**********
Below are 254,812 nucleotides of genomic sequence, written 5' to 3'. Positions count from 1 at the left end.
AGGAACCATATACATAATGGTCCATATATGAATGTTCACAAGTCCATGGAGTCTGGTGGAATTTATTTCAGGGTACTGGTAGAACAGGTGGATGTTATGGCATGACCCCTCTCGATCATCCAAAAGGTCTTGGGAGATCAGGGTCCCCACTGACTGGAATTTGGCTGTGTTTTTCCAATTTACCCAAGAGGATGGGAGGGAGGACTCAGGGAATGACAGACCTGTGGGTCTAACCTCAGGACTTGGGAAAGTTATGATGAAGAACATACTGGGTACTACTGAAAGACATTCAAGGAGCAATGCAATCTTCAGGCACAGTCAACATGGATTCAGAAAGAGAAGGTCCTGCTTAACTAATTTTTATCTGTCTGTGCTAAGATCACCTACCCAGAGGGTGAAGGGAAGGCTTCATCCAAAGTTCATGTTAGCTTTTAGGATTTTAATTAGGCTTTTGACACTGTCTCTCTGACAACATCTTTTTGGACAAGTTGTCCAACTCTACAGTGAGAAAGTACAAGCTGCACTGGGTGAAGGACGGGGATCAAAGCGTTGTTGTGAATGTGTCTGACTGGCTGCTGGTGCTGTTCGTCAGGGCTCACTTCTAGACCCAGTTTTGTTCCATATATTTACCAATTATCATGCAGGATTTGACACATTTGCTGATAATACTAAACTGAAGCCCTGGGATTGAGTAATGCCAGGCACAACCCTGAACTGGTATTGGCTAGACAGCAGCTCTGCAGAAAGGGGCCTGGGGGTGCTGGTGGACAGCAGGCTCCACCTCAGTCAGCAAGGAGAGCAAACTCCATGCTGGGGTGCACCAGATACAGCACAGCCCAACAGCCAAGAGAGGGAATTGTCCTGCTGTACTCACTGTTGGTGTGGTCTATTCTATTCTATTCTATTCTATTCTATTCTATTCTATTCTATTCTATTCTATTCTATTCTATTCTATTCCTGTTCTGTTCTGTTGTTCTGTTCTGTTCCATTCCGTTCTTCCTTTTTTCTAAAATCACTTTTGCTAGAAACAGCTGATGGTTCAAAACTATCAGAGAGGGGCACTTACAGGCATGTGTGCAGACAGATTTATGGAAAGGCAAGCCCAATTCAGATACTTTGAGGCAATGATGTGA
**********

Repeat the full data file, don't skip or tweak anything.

Below are 254,812 nucleotides of genomic sequence, written 5' to 3'. Positions count from 1 at the left end.
AGGAACCATATACATAATGGTCCATATATGAATGTTCACAAGTCCATGGAGTCTGGTGGAATTTATTTCAGGGTACTGGTAGAACAGGTGGATGTTATGGCATGACCCCTCTCGATCATCCAAAAGGTCTTGGGAGATCAGGGTCCCCACTGACTGGAATTTGGCTGTGTTTTTCCAATTTACCCAAGAGGATGGGAGGGAGGACTCAGGGAATGACAGACCTGTGGGTCTAACCTCAGGACTTGGGAAAGTTATGATGAAGAACATACTGGGTACTACTGAAAGACATTCAAGGAGCAATGCAATCTTCAGGCACAGTCAACATGGATTCAGAAAGAGAAGGTCCTGCTTAACTAATTTTTATCTGTCTGTGCTAAGATCACCTACCCAGAGGGTGAAGGGAAGGCTTCATCCAAAGTTCATGTTAGCTTTTAGGATTTTAATTAGGCTTTTGACACTGTCTCTCTGACAACATCTTTTTGGACAAGTTGTCCAACTCTACAGTGAGAAAGTACAAGCTGCACTGGGTGAAGGACGGGGATCAAAGCGTTGTTGTGAATGTGTCTGACTGGCTGCTGGTGCTGTTCGTCAGGGCTCACTTCTAGACCCAGTTTTGTTCCATATATTTACCAATTATCATGCAGGATTTGACACATTTGCTGATAATACTAAACTGAAGCCCTGGGATTGAGTAATGCCAGGCACAACCCTGAACTGGTATTGGCTAGACAGCAGCTCTGCAGAAAGGGGCCTGGGGGTGCTGGTGGACAGCAGGCTCCACCTCAGTCAGCAAGGAGAGCAAACTCCATGCTGGGGTGCACCAGATACAGCACAGCCCAACAGCCAAGAGAGGGAATTGTCCTGCTGTACTCACTGTTGGTGTGGTCTATTCTATTCTATTCTATTCTATTCTATTCTATTCTATTCTATTCTATTCTATTCTATTCTATTCTATTCCTGTTCTGTTCTGTTGTTCTGTTCTGTTCCATTCCGTTCTTCCTTTTTTCTAAAATCACTTTTGCTAGAAACAGCTGATGGTTCAAAACTATCAGAGAGGGGCACTTACAGGCATGTGTGCAGACAGATTTATGGAAAGGCAAGCCCAATTCAGATACTTTGAGGCAATGATGTGA